First time since 1955 MacDonald's closing 700 stores; signals new health trend..
McDonald's begins closing restaurants across U.S. as clean food movement sweeps AmericaMonday, July 27, 2015 by: Amy Goodrich.
(NaturalNews) Finally our efforts to avoid processed foods and Frankenfoods are paying off. For the first time in decades McDonald's is struggling and has to close more restaurants than it opens after worldwide drops in sales. According to an Associated Press review of McDonald's regulatory filings, this hasn't happened since 1970.
Earlier this year the fast food giant announced the closing of 350 underperforming locations, but recently admitted it had to close an additional 350 restaurants in the U.S., Japan, and China. The closings include both franchises and company-owned locations.
While this number may seem small compared to their total of about 14,300 locations, the iconic "Golden Arches" are under fire.
McDonald's has reported an 11 percent decrease in revenue and a 30 percent drop in profit for the first three months of 2015. This is a continuation of their struggle as the competition in the US and Europe is getting tougher and food safety issues in Asia had to be addressed.
Rising fearOther growing fast-food chains, like Burger King, Five Guys Burgers, and Chipotle, are luring customers to their side with better deals and healthier options. But that's not their biggest concern at the moment. Our rising interest in nutrition and our demand for healthier, organic foods is what's truly troubling them.
The fast food giant has known a rapid expansion through history. Since McDonald's opened his doors for the first time in 1955 it has known great growth and prosperity by offering affordable and addictive meals. It even thrived during the economic crisis with the Dollar Menu.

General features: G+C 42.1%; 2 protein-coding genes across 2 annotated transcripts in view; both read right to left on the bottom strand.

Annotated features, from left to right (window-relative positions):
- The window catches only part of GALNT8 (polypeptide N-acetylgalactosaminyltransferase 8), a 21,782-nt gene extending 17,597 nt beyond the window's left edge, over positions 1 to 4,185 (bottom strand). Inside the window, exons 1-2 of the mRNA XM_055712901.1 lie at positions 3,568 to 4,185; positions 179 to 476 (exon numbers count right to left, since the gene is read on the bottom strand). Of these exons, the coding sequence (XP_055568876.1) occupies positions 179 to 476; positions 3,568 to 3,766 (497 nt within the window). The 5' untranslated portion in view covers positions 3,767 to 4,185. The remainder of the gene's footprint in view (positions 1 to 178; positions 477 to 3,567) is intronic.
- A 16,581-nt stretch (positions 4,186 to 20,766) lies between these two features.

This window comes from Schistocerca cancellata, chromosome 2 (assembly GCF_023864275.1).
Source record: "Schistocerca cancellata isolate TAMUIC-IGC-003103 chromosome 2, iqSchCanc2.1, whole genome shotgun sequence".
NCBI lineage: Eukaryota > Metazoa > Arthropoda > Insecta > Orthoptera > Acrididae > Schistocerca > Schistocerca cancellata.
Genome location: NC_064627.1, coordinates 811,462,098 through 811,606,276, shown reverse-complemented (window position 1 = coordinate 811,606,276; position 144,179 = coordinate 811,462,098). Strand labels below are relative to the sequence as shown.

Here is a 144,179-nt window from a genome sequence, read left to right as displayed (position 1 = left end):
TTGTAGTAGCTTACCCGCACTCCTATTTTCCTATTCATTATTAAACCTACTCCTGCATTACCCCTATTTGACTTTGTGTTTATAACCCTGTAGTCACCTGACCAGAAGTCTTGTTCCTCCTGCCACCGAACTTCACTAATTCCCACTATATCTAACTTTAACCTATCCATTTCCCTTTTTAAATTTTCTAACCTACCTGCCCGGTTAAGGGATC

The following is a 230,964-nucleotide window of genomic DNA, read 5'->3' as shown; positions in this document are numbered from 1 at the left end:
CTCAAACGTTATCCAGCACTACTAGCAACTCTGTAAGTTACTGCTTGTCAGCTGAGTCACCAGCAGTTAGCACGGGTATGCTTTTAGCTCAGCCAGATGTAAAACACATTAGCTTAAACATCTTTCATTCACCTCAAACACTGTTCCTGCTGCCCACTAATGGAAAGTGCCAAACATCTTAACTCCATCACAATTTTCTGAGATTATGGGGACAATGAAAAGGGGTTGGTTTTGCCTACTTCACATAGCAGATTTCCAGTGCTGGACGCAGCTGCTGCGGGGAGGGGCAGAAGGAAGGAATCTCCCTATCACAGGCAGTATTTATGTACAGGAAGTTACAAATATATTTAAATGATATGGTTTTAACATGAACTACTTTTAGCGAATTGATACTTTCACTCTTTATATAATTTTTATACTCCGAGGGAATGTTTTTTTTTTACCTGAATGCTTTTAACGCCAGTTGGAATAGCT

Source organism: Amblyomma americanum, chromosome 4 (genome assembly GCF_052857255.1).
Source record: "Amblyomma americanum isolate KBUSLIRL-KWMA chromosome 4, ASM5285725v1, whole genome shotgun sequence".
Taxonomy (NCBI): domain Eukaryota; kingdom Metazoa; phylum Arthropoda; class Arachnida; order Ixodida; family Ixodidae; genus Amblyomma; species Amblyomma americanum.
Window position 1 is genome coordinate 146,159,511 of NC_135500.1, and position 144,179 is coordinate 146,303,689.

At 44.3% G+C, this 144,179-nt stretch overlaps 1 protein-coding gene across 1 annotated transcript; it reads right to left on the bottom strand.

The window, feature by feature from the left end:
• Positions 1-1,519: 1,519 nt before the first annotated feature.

But times have changed. People are getting more aware about what they are putting into their body and demand fresh, unprocessed ingredients in their menu options.
Time for changeJohn Gordon, a restaurant industry analyst with the Pacific Management Consulting Group told ABC that an inadequate response to the changing market is what's causing the drop.
"McDonald's is such an internally focused organization, it's a situation where you don't have a fresh perspective coming in," he said.
These days customers aren't only limited to McDonald's when they are seeking a quick and cheap meal. Whole foods and other natural food stores are offering organic, whole food meals for about the same price.
Only recently Steve Easterbrook, the new CEO, said in a statement: "As the world's leading restaurant company, we are evolving to be more responsive to today's customer. McDonald's management team is keenly focused on acting more quickly to better address today's consumer needs, expectations and the competitive marketplace."
Pruning the treeAs of today, McDonald's remains the biggest fast food chain worldwide. By introducing new sandwiches like the Sirloin Third Pound and closing underperforming shops it hopes to address the declining sales.
Sometimes the closing of stores may help with the overall strategies to further expand, but Mike Donahue, former chief of communications for McDonald's, is not sure if this will help America's most iconic fast-food chain.
"The only thing that stops growth is relevancy to the customer," he said. So the question is, is McDonald's still relevant or is our growing passion for clean, organic, whole foods and transparency taking over the world?
According to Donahue, this has happened in the past and people kept coming back and McDonald's continued to grow anyway. To him the closings are nothing more than "pruning the tree" and building a stronger base.
With their new CEO changes are coming, but people becoming more health conscious in their food choices are definitely the biggest threat that makes the "Golden Arches" tremble on their base.